This immediately shows your level of preparation for the interview. If asked this question, the interviewer expects
to hear about a real issue facing the business or broader industry, or at least a credible attempt at something that
could be an issue. If you get the issue wrong it's not a problem, it's more that you've been able to demonstrate
commercial awareness by discussing a business issue.

Research press on the company site and industry trade websites

Talk about a real issue i.e. relate to growth, cost, competition, legislation, social or economic points

If unsure, engage in a conversation about the business by adopting a questioning approach

Research beforehand on the industry or sector

Be able to talk about it in an appropriate amount of detail

Who are our customers?

This question immediately reveals whether you know what the company does and who benefits from its services.
The interviewer is testing your knowledge and expecting to be impressed. This is particularly important for any
sales, marketing, service or front-office role. All businesses have customers, and a good answer is to be able to

categorise the types of customers (e.g. a consulting firm may have customers in media, publishing and
telecoms). A great answer is to be able to explain why those customer groups buy.

Categorise the customer types

Have examples ready and be able to talk about not just cite their name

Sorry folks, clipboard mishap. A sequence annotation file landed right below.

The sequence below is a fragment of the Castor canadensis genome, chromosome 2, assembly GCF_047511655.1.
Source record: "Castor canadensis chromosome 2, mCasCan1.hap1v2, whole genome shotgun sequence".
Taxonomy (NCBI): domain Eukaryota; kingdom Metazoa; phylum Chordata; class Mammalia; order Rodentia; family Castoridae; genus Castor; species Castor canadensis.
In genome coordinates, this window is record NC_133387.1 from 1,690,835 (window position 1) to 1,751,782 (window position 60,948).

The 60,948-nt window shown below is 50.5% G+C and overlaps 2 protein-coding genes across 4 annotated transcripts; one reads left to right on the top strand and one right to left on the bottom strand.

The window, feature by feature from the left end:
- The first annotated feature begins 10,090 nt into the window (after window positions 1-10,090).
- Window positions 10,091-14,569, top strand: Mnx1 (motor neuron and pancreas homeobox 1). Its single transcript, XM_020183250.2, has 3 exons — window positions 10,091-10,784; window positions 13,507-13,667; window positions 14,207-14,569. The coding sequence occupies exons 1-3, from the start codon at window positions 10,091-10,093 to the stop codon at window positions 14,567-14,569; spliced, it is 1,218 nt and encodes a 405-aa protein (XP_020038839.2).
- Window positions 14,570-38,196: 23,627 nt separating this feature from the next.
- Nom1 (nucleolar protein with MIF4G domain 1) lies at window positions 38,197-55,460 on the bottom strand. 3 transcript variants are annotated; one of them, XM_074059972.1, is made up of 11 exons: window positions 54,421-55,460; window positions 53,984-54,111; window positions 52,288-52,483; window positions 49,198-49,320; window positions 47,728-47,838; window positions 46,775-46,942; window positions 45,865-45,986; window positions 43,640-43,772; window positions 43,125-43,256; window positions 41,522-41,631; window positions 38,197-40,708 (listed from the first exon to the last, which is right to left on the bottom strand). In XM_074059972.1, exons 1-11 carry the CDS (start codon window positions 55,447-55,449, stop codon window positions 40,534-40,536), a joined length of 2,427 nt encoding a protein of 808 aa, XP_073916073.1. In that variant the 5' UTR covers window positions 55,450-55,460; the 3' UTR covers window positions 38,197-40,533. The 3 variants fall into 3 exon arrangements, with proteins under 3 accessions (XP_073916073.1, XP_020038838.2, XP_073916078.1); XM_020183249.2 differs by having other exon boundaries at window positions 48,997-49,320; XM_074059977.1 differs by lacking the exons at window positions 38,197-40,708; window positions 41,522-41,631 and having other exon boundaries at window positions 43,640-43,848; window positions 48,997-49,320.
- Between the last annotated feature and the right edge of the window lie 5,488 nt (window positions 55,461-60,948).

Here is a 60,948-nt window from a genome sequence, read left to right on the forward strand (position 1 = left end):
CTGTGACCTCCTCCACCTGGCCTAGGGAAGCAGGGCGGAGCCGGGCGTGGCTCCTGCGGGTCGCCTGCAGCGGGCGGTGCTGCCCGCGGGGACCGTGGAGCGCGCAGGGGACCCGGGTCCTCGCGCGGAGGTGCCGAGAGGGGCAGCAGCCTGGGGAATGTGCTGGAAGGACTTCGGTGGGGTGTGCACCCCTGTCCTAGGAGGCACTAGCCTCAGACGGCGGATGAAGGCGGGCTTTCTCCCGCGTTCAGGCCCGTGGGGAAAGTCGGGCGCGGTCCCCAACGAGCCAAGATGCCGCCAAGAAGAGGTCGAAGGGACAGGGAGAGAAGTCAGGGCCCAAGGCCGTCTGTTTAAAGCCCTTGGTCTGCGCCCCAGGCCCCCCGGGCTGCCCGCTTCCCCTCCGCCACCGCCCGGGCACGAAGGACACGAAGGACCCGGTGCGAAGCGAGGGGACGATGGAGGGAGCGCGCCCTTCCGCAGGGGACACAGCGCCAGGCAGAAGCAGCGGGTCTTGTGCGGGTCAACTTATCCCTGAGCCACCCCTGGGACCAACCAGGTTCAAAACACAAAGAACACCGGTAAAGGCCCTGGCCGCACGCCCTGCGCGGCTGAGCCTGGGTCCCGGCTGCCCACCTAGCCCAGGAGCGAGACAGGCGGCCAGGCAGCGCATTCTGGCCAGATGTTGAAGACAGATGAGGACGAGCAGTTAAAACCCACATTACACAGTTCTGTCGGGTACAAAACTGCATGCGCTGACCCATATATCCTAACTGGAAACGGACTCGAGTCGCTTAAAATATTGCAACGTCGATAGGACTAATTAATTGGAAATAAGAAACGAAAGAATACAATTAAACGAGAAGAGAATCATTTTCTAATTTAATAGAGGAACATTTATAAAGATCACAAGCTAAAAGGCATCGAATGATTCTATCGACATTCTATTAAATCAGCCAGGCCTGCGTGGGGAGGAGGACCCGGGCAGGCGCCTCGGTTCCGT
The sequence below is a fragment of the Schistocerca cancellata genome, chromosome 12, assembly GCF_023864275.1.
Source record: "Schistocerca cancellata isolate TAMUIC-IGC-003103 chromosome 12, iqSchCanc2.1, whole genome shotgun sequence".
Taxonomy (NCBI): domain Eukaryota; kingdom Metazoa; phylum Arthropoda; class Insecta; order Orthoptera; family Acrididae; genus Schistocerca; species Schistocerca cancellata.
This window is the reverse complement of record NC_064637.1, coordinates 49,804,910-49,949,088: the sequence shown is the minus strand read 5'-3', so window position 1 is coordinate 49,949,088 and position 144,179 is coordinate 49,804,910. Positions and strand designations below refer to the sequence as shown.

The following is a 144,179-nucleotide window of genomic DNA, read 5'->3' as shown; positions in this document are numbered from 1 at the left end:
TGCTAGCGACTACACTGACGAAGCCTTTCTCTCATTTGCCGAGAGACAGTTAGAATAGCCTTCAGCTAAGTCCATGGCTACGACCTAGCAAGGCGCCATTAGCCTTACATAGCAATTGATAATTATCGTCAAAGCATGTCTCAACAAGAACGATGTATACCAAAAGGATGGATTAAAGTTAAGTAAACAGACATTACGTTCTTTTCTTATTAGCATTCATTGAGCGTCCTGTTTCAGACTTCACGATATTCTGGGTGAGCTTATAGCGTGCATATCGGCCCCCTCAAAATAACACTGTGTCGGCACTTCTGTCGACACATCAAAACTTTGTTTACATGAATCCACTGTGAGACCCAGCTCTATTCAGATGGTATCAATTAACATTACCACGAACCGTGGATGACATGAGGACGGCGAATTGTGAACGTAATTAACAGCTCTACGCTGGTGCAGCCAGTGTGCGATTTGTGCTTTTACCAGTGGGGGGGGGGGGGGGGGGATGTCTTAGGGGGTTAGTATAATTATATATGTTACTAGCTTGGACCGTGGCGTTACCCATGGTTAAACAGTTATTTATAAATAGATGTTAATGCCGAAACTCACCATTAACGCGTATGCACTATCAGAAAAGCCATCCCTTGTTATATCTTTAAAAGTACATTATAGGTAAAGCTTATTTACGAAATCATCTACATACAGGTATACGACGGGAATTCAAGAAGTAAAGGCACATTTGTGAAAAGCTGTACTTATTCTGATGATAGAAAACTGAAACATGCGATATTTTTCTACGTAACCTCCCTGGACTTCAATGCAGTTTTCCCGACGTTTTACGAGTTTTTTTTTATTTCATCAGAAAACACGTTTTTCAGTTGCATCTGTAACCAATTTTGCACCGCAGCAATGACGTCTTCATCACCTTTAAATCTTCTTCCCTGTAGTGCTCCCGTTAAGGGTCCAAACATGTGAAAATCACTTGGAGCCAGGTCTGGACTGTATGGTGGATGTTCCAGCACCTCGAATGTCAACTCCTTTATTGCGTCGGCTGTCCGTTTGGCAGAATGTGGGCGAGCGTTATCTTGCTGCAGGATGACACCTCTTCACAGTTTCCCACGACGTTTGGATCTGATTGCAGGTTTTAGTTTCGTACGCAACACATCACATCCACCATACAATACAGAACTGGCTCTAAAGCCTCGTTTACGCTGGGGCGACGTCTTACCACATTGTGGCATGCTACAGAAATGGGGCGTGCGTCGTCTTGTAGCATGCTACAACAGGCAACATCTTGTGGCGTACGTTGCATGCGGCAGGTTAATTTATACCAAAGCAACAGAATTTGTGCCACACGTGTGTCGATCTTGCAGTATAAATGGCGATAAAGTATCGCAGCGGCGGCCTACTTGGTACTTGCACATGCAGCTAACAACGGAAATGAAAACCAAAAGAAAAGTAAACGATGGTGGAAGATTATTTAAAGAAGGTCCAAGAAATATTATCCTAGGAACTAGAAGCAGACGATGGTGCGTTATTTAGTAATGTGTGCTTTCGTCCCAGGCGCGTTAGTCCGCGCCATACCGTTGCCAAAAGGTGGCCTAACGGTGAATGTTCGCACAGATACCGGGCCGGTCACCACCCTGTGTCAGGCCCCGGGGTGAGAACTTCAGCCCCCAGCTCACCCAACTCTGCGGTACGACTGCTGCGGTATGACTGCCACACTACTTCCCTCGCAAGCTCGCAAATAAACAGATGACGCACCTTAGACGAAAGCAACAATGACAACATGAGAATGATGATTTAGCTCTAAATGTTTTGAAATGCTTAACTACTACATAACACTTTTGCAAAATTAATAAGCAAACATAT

Understand why each customer buys, establish the need for the products or services

Identify customers, name of customer => explain why they buy from their company

Show you understand what the company does

Name some customers from a variety of markets

Be able to explain why they buy from the company

What value will you bring to the company and the role?
This is asking for your elevator pitch, and is a chance for you to relate previous experiences, either from work or
elsewhere, to the role and show evidence of how they can add value to the team and the company as a whole.
Get inside the employer's head and think how you would feel about employing yourself. Talk about the tasks you
know you can achieve, what the outcome is likely to be and the skills you have. Just as important is to talk about
your attitude or behaviours. Talk about enthusiasm, commitment, focus, pro-activity, positive approach (etc).

Focus on thecompetencies required in the role and how you can fulfil them

Show evidence of the results of your actions from previous examples

Remember your attitude is as important as your skills

Make sure you know the skills and competencies the role requires

Research the company and its culture and match your experience and skills to those required

Provide evidence to support your claims

What do you know about our company and the industry we work in?
This immediately reveals how you prepare. If you fail to prepare properly, the employer may think you'd be
unlikely to prepare for a meeting when employed. Employers want potential employees to show a genuine
interest in the company and industry in which they operate. This is an opportunity to show your enthusiasm and
how prepared you are. Learn a handful of bullet points and be able to re-call them quickly, going beyond the
basics of how big the company is and how many offices it has. You need to show you understand what the
business does and the issues it faces.

Read the entire company website, pay attention to the press releases and industry press to see what
the current themes are

Prepare questions you wish to ask based on you research findings

Ensure you understand and can explain exactly what the company does and how they do it

Show that youve done some research

Demonstrate passion and curiosity

Ask question to build on your knowledge